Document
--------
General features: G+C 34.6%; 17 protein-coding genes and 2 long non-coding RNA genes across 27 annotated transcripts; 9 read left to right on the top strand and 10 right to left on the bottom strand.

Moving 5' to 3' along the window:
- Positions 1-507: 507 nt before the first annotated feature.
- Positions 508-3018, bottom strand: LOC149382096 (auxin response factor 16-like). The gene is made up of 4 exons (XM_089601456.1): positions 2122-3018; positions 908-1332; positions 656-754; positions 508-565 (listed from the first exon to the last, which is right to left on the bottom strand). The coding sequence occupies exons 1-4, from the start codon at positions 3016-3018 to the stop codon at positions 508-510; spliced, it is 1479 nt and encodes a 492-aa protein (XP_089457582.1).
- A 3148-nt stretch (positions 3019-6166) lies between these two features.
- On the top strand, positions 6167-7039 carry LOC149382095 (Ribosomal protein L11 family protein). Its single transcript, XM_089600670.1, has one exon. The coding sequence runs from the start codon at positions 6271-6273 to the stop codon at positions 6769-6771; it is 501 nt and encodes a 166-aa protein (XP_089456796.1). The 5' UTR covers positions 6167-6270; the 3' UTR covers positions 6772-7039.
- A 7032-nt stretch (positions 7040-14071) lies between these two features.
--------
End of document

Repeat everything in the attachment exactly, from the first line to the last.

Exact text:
General features: G+C 34.6%; 17 protein-coding genes and 2 long non-coding RNA genes across 27 annotated transcripts; 9 read left to right on the top strand and 10 right to left on the bottom strand.

Moving 5' to 3' along the window:
- Positions 1-507: 507 nt before the first annotated feature.
- Positions 508-3018, bottom strand: LOC149382096 (auxin response factor 16-like). The gene is made up of 4 exons (XM_089601456.1): positions 2122-3018; positions 908-1332; positions 656-754; positions 508-565 (listed from the first exon to the last, which is right to left on the bottom strand). The coding sequence occupies exons 1-4, from the start codon at positions 3016-3018 to the stop codon at positions 508-510; spliced, it is 1479 nt and encodes a 492-aa protein (XP_089457582.1).
- A 3148-nt stretch (positions 3019-6166) lies between these two features.
- On the top strand, positions 6167-7039 carry LOC149382095 (Ribosomal protein L11 family protein). Its single transcript, XM_089600670.1, has one exon. The coding sequence runs from the start codon at positions 6271-6273 to the stop codon at positions 6769-6771; it is 501 nt and encodes a 166-aa protein (XP_089456796.1). The 5' UTR covers positions 6167-6270; the 3' UTR covers positions 6772-7039.
- A 7032-nt stretch (positions 7040-14071) lies between these two features.